The IP Rings recipe for employee motivation

The company pulls out all stops to ensure that its workforce is constantly challenged. Story: T Murrali Photography: M Sathya

Autocar Pro News DeskBy Autocar Pro News Desk calendar 13 Jun 2007 Views icon5510 Views Share - Share to Facebook Share to Twitter Share to LinkedIn Share to Whatsapp
The IP Rings recipe for employee motivation
This is a company with a difference. Employee empowerment in the Chennai-based IP Rings has progressed to such an extent that the management acts only as the facilitator. This leading producer of steel piston rings is part of the Amalgamations group and has a strong technical base with Nippon Piston Rings, Japan.

Thinking and doing things differently has been the mantra for IP Rings, whether it involves offering customers better products or in the way they approach shopfloor management. This has yielded rich dividends in terms of enhanced business prospects, improved customer confidence, operational efficiency and high employee morale.


For instance, in employee involvement, quite contrary to the conventional ‘top down’ approach, the company practises ‘bottom up’. Operators are empowered to make quality products with enough help and motivation from different levels of management. All improvement activities are carried out as a cross-functional effort involving workmen.

“Operators are not just hands and legs but people with brains and best suited to improve shopfloor activities,” says director, N Gowrishankar. By and large, the shopfloor is managed by the employees. Productivity and quality improvements are not demanded but happen naturally, he adds.

The 16-year-old IP Rings began its TQM journey a decade ago under the guidance of Prof Tsuda, as part of Maruti’s first cluster. Being a learning organisation, it continues to participate in various clusters like ACT-ACMA, Hyundai VQF, CII-TPM club and independent consultants like Takao Kasahara. With a host of certificates (ISO 9002, QS 9000, ISO/TS 16949:2002, ISO 14001 and ISO 18001) under its belt, the company is the single source supplier to many OEMs. It was the first to bag the quality excellence award in 2006 from Hyundai Motor India.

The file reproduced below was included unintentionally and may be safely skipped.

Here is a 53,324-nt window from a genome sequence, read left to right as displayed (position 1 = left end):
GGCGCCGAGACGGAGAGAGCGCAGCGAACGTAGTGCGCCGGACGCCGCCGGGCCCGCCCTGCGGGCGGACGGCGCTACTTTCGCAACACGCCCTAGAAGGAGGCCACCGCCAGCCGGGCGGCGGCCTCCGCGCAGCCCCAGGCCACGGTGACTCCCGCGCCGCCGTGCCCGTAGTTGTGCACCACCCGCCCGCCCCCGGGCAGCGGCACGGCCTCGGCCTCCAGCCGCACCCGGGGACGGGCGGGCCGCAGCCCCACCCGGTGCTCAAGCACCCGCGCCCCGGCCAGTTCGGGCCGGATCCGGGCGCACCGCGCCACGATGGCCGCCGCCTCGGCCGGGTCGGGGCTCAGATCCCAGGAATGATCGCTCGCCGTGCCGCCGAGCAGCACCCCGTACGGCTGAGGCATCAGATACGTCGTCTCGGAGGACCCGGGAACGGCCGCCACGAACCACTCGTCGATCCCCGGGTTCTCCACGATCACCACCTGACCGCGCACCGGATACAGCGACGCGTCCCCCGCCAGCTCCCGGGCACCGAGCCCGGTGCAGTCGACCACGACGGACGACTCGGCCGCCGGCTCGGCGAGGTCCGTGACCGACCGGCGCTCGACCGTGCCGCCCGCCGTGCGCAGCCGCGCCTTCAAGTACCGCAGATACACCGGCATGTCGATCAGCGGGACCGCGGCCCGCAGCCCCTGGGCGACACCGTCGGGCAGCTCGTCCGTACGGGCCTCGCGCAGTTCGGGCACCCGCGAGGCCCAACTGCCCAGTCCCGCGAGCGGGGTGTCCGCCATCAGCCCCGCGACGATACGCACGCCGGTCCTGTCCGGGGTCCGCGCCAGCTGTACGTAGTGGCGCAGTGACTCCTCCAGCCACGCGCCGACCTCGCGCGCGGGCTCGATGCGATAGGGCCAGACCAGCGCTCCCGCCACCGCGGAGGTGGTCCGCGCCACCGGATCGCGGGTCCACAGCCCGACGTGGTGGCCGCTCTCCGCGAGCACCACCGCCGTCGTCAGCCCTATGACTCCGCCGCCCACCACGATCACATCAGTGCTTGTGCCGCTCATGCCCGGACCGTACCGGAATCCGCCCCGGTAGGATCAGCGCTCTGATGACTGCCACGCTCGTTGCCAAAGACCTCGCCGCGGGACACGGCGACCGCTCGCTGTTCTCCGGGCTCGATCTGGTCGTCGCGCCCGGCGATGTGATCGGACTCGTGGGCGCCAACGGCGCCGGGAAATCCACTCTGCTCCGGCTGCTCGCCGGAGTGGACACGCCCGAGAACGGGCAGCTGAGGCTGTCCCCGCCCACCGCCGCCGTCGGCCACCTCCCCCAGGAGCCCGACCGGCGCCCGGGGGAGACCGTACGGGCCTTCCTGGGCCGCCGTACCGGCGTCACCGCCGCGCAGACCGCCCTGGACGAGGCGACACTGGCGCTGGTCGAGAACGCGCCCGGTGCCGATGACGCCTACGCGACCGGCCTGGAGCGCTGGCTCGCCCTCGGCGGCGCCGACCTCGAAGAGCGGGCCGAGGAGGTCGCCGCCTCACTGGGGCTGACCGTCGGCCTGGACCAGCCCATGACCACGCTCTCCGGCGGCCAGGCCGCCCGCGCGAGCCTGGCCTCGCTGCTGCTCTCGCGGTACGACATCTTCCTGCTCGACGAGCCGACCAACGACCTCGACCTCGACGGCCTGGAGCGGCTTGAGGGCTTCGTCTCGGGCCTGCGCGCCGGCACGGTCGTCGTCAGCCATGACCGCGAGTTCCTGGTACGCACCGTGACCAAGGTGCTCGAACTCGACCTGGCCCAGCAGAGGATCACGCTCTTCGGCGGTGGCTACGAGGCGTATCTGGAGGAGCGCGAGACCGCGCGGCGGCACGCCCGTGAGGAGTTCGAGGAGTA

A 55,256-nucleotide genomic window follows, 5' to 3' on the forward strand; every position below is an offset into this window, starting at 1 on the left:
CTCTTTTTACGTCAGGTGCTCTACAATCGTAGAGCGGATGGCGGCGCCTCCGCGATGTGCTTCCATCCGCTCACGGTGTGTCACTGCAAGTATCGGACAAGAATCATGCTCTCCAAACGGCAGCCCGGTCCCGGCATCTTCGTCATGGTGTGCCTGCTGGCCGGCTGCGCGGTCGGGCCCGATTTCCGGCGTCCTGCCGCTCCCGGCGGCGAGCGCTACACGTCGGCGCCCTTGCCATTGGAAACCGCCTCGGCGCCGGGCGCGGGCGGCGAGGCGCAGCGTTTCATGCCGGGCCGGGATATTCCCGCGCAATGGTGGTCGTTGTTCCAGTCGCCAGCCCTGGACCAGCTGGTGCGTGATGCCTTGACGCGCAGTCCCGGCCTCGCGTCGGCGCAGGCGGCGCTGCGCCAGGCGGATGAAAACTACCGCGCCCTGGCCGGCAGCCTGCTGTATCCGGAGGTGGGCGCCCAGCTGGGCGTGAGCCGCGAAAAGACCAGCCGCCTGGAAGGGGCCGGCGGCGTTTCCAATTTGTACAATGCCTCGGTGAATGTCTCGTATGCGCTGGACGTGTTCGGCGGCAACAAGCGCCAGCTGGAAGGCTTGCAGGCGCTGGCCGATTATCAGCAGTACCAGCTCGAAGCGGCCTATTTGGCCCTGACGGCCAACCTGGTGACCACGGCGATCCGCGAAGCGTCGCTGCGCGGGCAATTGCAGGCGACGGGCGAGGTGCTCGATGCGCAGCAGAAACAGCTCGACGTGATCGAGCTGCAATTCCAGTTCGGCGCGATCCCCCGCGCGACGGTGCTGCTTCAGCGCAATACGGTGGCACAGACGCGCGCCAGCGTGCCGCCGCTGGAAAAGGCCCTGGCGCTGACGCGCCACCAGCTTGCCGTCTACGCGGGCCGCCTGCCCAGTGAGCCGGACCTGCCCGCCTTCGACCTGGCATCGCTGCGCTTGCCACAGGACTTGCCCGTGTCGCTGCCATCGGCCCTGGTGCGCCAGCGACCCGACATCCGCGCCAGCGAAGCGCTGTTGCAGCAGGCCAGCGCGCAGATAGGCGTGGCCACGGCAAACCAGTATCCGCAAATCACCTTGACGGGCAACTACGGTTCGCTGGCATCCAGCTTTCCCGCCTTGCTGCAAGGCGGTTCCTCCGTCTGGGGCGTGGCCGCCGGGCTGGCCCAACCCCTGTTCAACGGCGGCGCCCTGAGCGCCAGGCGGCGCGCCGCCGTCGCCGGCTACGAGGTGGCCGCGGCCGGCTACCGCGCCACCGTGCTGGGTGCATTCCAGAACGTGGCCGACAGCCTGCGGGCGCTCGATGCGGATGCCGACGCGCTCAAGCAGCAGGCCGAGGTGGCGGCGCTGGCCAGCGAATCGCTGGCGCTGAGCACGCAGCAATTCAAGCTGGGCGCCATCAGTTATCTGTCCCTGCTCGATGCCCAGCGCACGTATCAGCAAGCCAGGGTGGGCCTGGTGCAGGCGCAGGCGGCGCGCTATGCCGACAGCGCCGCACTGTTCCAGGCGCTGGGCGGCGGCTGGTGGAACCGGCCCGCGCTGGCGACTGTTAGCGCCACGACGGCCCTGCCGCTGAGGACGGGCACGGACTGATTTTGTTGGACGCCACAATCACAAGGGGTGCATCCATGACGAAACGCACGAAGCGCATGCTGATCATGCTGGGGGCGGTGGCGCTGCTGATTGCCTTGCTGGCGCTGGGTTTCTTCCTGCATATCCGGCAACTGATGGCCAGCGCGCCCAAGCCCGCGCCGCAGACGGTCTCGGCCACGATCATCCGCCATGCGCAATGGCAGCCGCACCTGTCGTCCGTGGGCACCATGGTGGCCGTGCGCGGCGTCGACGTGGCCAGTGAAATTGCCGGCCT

According to Gowrishankar, IP Rings believes in the dictum that only an unsatisfied mind (in terms of achievements) can create new improvements. In its constant quest for improvement and to benchmark itself against the best in industry, the company participated in the India Manufacturing Excellence Award of Frost & Sullivan. It won the Gold Award in the emerging automotive category in 2005 and Super Gold Award in the same category in 2006. As he puts it, organisations are akin to human beings where they evolve from the child to adult state. In other words, they start off largely in the reactive mode – doing what the customer wants.


In the adult stage, they get into the proactive mode and go beyond the market’s needs and expectations. Gowrishankar says that IP Rings similarly believes that continuous effort is the key to attaining this level of excellence. The company has a strong R&D base and the team put the concept of a proactive company to hardcore practice by offering customers much more than their actual requirements. For instance, when there was no demand from the market, it developed a cost-effective ring for a leading commercial vehicle maker who had been importing them for its utility vehicle.

IP Rings worked on this project for two years and spent substantial amount in research to develop these rings. The hard work paid off and the customer promptly switched over to the new ring and saved considerably as a result. Needless to add, Gowrishankar has reasons to be pleased with the kind of passion within his people to deliver defect-free parts. Operators are regularly taken to the customers’ assembly lines so that they understand how the rings made by them are assembled.